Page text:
For the mesh end, start with a piece of mesh 1110 x 550mm, and hold in place. To minimise sharp wire ends, use your snips to cut up the sides in a step-like manner, then nail in place with more U-nails. At this stage the bottom of the mesh will be loose.
Screw the end and axle rails (H,I) to the 2 ends. The axle rail is slightly longer than the end rail and is fixed to the end with mesh. It’s also slightly wider as it will have wheels, which need to clear the sides of the coop.
Screw a pair of 125mm wheels to the centre of the ends of the axle rail using 75mm coach bolts. Then secure the bottom of the end wire to the rail with U-nails. If you’re worried about foxes or other predators in your area getting under the coop, you can also put wire along the bottom. Keep in mind that a recent survey of the poultry community found that most chooks prefer there to be no wire.
Measure 455mm down the uprights from the underside of the cap on the fixed panel side. Screw on a batten (J) with its top edge on the marks and only covering half of the centre frame. Then clamp on and screw in place an inner batten (K) to sandwich the wire between the battens. Repeat for the other side, but here set the top of the batten down 460mm to allow a little extra to let the hatches open freely.
Repeat the process for fixing the handle battens (L) into place and again screw the inner battens to the back of the handles to fix the wire mesh in place.
To afford your chickens some protection from exposure to the elements, screw the fixed panels (M) in place on the side where the battens are higher up the uprights. These panels will also help brace the structure. If you live in an area where you need more protection from rain, wind or sun, simply add more plywood to the sides.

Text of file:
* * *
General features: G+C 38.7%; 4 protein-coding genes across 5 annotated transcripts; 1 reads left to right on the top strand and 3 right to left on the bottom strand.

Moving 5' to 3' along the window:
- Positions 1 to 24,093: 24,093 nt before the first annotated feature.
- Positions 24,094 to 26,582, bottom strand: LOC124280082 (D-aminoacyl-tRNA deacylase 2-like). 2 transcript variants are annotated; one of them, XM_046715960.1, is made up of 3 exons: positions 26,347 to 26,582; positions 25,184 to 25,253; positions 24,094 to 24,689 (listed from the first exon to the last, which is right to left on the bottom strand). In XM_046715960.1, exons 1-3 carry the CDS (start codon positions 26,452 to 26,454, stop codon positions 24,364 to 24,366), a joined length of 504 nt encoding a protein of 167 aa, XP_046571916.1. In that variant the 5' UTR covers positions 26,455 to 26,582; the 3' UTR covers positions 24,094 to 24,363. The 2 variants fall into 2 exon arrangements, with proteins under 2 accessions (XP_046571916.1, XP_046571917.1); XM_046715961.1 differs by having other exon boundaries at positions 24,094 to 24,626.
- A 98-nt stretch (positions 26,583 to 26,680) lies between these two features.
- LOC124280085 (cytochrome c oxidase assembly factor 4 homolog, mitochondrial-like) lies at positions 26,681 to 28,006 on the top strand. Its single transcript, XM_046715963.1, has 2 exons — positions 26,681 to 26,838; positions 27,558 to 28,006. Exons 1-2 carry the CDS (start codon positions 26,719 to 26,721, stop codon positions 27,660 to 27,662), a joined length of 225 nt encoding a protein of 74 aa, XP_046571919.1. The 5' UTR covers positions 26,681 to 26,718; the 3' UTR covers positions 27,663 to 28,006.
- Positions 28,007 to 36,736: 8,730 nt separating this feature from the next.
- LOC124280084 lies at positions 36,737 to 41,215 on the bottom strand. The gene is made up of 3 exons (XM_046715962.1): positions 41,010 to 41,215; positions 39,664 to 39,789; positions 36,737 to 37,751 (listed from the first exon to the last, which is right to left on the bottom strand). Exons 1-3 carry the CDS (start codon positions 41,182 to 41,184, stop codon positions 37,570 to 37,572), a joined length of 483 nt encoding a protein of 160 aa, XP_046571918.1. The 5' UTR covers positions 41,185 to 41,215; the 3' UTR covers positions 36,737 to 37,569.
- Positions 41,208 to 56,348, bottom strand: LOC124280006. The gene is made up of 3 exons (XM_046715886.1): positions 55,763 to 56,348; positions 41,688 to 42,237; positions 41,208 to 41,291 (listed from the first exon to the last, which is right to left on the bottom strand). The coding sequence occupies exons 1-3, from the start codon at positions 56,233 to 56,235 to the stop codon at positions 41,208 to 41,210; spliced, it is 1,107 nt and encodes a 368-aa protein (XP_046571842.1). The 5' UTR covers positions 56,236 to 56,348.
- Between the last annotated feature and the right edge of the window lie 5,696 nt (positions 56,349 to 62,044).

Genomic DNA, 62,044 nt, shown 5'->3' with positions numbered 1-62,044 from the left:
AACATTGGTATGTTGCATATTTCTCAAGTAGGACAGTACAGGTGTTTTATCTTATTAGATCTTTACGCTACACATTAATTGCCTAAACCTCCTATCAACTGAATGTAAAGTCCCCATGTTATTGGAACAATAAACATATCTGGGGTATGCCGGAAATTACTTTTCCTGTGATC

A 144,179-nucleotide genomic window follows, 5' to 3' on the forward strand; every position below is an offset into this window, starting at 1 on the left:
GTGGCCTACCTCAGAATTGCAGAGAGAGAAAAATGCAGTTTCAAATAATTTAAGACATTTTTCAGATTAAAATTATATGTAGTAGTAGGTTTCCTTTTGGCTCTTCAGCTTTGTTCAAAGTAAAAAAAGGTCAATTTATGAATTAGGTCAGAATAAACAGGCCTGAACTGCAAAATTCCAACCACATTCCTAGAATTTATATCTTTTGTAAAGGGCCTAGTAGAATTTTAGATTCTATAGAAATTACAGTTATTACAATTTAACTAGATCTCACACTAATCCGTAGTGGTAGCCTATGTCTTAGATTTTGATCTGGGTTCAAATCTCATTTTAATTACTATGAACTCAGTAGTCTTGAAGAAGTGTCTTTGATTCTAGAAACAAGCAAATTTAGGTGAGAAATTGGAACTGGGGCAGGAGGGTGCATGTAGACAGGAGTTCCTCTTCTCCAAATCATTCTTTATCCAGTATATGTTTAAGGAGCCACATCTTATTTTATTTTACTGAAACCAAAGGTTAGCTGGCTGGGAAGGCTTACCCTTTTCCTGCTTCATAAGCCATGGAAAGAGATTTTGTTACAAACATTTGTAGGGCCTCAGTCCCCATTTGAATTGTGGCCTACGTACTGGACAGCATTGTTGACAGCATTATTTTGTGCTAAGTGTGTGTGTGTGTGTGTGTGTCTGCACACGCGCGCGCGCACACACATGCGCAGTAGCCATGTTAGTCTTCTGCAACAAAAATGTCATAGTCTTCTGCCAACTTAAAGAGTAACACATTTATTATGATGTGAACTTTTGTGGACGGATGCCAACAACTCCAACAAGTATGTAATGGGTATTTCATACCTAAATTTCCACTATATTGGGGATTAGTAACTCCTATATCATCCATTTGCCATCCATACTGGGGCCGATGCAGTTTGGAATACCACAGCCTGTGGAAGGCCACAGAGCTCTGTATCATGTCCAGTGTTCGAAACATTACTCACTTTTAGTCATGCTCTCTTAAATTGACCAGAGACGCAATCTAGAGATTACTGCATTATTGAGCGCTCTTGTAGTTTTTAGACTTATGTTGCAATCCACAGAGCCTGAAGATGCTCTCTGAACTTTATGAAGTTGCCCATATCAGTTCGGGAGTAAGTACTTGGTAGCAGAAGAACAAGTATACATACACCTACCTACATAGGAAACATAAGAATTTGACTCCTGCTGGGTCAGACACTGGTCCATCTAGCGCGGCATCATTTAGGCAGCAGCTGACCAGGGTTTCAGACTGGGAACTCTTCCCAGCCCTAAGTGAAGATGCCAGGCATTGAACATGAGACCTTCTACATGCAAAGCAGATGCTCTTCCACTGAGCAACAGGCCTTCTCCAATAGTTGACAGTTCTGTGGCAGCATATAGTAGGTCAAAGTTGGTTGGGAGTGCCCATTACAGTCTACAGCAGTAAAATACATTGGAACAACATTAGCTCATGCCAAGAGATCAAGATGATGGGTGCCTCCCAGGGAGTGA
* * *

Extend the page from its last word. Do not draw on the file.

Place the hinged panels in position on the battens, then screw 2 of the 75mm strap hinges for each hatch to the battens, about 100mm in from each end.
Once fixed, drill through the top holes with a 6mm bit, then secure with countersunk metal thread screws and nuts to hold in the thin plywood. The plywood is simply not thick enough to be able to use normal wood screws. Next, add a pair of small hasp-and-staple latches to each door to hold them shut.
To cut the end hatch (N), find the centre of the top edge and measure 288mm to each side. Mark in the 2 triangles and then cut to shape. Fix to the ends of the frame with 2 T-hinges, screwing down into the end rail. Add a small barrel bolt at the top to hold shut.
Your chickens need somewhere to lay their eggs, so add a nesting box. This is just a removable shelf (O) made in 2 parts so it’s easy to lift in and out for cleaning. Cut a 65 x 35mm notch at each end on the outer sides so it will slot into place. If you discover that the birds won’t get into the nest, add a ramp from the ground. Touch up the paint as needed. Add a water supply and feed bowl, straw in the nesting area and dig out the omelette recipes – the average hen lays about 300 eggs a year!